by Ian Marshall, ITTF Publications Manager
Notably it is only the fourth occasion, in what is the eleventh edition of the prestigious event that a Romanian Women’s Team has competed; even though at such events as the European Championships they are consistently amongst the honours.
In the old continent, when female excellence is the subject in question, Romania sets the standard.
The most recent Romanian excursions in the World Team Cup were in 2009 in Linz and in 2015 in Dubai. On those occasions they departed proceedings at the quarter-final stage but on debut in 1995 in Atlanta, a test event for the following year’s Olympic Games, they excelled.
They finished in runners up spot. The trio comprising Otilia Badescu, Emilia Ciosu and Georgeta Cojocaru experienced a three-nil defeat in the final when facing the Chinese combination of Deng Yaping, Qiao Hong and Yang Ying.
A formidable team over two decades ago but is the present quartet that will appear in London; that of Elizabeta Samara, Daniela Monteiro Dodean, Bernadette Szocs and Adina Diaconu even stronger?
Otilia Badescu won the Women’s Singles title at the 2003 European Championships in Courmayeur and at the 1995 Europe Top 12 in Dijon; Emilia Ciosu also won the latter, she succeeded in Copenhagen in 1993. Furthermore, alongside Georgeta Cojocaru competed in the Olympic Games.
Likewise, Elizabeta Samara, Daniela Monteiro Dodean, Bernadette Szocs have competed in the Olympic Games whilst Adina Diaconu was on duty at the Nanjing 2014 Youth Olympic Games.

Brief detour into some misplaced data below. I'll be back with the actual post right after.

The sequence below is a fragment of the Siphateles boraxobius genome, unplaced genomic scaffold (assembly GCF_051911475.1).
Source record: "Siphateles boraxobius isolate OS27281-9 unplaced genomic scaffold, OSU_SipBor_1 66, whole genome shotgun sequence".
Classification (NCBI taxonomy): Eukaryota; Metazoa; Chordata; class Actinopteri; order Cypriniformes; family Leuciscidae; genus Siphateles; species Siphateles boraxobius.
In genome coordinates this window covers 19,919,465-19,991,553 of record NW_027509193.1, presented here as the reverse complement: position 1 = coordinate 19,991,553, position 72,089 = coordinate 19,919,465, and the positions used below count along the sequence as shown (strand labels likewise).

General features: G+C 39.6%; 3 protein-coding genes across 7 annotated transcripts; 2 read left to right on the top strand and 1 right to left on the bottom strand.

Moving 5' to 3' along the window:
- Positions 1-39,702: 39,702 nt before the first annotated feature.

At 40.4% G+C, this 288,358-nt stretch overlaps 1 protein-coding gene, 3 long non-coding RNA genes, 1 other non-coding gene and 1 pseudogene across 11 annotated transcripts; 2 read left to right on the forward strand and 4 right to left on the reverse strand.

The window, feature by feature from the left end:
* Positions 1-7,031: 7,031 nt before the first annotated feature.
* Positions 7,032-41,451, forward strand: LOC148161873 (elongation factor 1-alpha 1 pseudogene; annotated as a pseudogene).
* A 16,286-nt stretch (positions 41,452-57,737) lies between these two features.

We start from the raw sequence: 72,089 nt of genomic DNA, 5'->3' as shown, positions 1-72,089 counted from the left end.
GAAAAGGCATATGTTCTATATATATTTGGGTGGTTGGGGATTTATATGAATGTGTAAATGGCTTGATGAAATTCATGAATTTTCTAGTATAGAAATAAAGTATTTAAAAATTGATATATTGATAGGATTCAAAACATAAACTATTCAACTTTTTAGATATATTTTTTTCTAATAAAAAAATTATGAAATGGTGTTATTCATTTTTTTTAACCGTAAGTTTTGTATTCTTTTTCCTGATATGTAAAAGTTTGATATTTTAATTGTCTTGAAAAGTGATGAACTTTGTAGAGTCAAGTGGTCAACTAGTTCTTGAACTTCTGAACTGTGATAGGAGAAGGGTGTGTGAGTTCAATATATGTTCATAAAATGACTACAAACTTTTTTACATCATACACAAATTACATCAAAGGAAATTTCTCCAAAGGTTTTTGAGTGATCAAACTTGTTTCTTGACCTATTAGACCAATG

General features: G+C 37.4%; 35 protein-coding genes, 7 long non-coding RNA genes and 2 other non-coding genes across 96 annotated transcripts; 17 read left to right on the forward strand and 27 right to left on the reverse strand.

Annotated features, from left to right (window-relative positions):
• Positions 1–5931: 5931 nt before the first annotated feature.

Moreover, recently Bernadette Szocs won the Europe Top 16 tournament in Montreux; Elizabeta Samara was crowned European champion in Ekaterinburg in 2015, having in 2012 reached the final of the 2012 Women’s World Cup in Huangshi, the only European player to achieve the feat. Furthermore, in the same year Daniela Monteiro-Dodean and Elizabeta Samara combined to win the Women’s Doubles title at the European Championships.
Meanwhile, partnering colleague Andreea Dragoman, Adina Diaconu, the duo won the Girls’ Doubles title at the Sun International 2016 World Junior Championships, the only female players not from Asia to win gold in the history of the tournament.
A tough test ahead in London but can they match the Atlanta team? A top three finish must be the aim.
All four have a special bond, they have come through the ranks. Notably at the European Youth Championships; each has won the Cadet Girls’ Singles title and then followed that success by claiming the Junior Girls’ Singles crown.
Following the recent successes in Luxembourg and Montreux, team spirit is high, there is a high sense of unity; it could make the vital difference in London.